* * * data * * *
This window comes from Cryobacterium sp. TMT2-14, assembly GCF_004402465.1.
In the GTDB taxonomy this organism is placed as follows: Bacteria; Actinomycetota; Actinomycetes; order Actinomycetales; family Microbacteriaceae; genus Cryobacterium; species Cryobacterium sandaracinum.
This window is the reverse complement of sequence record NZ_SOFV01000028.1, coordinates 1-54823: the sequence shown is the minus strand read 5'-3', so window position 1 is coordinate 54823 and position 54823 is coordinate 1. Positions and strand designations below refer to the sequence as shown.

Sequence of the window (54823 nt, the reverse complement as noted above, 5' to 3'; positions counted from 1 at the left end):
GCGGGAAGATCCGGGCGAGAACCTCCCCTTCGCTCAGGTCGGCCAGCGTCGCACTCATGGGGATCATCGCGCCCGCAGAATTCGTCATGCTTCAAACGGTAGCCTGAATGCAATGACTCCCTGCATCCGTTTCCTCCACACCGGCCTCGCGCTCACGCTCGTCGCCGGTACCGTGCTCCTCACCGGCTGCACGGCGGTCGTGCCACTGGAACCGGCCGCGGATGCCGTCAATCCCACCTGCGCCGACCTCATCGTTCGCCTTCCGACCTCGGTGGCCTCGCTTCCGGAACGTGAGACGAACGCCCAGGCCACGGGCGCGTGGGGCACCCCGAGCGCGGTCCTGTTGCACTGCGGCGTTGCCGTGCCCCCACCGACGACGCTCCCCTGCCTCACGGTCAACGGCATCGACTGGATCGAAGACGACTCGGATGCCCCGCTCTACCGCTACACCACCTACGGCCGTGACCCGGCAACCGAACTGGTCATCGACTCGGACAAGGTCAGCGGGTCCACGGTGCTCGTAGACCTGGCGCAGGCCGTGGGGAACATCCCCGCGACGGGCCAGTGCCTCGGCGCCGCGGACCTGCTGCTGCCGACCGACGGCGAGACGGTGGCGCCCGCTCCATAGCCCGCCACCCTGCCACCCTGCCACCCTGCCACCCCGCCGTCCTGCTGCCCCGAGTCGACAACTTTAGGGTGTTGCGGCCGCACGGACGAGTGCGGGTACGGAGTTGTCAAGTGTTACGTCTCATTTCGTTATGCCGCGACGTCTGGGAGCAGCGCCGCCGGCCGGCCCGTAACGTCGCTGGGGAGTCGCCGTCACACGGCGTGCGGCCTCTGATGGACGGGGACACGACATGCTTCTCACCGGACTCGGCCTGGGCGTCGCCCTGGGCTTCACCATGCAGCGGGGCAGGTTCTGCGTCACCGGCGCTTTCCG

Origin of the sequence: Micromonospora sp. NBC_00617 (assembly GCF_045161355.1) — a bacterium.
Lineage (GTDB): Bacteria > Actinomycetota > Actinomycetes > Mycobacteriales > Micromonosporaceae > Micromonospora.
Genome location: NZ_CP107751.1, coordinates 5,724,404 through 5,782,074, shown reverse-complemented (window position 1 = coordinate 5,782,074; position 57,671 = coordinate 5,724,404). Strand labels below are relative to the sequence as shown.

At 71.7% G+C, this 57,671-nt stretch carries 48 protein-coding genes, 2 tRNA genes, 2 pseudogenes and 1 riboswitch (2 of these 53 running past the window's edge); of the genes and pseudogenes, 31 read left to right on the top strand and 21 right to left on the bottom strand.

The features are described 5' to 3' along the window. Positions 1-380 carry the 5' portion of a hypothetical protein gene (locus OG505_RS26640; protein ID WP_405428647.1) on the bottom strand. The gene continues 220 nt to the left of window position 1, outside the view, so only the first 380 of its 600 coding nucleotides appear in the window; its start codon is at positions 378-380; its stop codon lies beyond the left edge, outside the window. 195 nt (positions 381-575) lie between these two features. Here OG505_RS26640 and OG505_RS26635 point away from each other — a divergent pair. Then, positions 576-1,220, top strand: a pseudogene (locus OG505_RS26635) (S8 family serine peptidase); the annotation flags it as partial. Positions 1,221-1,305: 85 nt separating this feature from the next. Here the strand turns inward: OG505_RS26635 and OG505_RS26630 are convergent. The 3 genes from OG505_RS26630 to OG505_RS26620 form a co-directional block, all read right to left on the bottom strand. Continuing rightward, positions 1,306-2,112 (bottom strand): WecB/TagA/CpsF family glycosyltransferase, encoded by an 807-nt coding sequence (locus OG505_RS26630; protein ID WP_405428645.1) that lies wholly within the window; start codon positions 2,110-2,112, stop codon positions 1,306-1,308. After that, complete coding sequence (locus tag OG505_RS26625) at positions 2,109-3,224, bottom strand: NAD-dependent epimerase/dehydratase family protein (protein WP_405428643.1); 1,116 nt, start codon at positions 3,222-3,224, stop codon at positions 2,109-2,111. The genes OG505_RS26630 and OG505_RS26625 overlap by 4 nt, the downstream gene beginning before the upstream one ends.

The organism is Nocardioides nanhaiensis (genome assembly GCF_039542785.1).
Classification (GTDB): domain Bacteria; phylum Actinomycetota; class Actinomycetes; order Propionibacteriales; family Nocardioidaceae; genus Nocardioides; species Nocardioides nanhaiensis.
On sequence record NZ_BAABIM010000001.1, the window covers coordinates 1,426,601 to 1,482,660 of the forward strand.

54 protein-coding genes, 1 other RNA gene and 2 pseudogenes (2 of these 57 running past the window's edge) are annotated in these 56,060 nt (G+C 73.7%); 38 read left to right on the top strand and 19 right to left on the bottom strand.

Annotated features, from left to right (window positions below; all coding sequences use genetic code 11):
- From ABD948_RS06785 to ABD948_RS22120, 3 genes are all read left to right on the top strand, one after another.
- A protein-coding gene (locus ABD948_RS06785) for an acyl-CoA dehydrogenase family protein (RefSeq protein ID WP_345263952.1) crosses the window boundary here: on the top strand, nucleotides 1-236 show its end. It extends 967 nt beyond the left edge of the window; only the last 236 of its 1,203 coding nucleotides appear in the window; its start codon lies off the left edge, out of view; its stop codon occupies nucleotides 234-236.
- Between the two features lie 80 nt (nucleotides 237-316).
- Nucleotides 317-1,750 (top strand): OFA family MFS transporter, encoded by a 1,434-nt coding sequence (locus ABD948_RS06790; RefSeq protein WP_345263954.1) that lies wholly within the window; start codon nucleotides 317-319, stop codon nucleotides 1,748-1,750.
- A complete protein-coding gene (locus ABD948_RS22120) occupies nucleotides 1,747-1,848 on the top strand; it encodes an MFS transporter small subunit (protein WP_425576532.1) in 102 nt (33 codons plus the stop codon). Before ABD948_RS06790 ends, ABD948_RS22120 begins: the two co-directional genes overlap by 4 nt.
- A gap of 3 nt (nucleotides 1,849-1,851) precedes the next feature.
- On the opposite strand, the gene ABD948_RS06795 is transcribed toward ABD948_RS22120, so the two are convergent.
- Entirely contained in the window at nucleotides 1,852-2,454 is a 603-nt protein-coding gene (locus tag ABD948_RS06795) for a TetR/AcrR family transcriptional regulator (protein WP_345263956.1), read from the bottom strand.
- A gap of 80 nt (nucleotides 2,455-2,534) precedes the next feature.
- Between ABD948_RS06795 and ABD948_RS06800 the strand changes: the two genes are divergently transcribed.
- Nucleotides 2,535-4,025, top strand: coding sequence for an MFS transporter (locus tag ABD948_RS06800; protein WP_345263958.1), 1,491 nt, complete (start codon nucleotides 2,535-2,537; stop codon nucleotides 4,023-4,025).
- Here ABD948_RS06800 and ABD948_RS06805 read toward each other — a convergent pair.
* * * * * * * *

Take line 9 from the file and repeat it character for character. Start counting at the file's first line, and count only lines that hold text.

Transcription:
At 71.7% G+C, this 57,671-nt stretch carries 48 protein-coding genes, 2 tRNA genes, 2 pseudogenes and 1 riboswitch (2 of these 53 running past the window's edge); of the genes and pseudogenes, 31 read left to right on the top strand and 21 right to left on the bottom strand.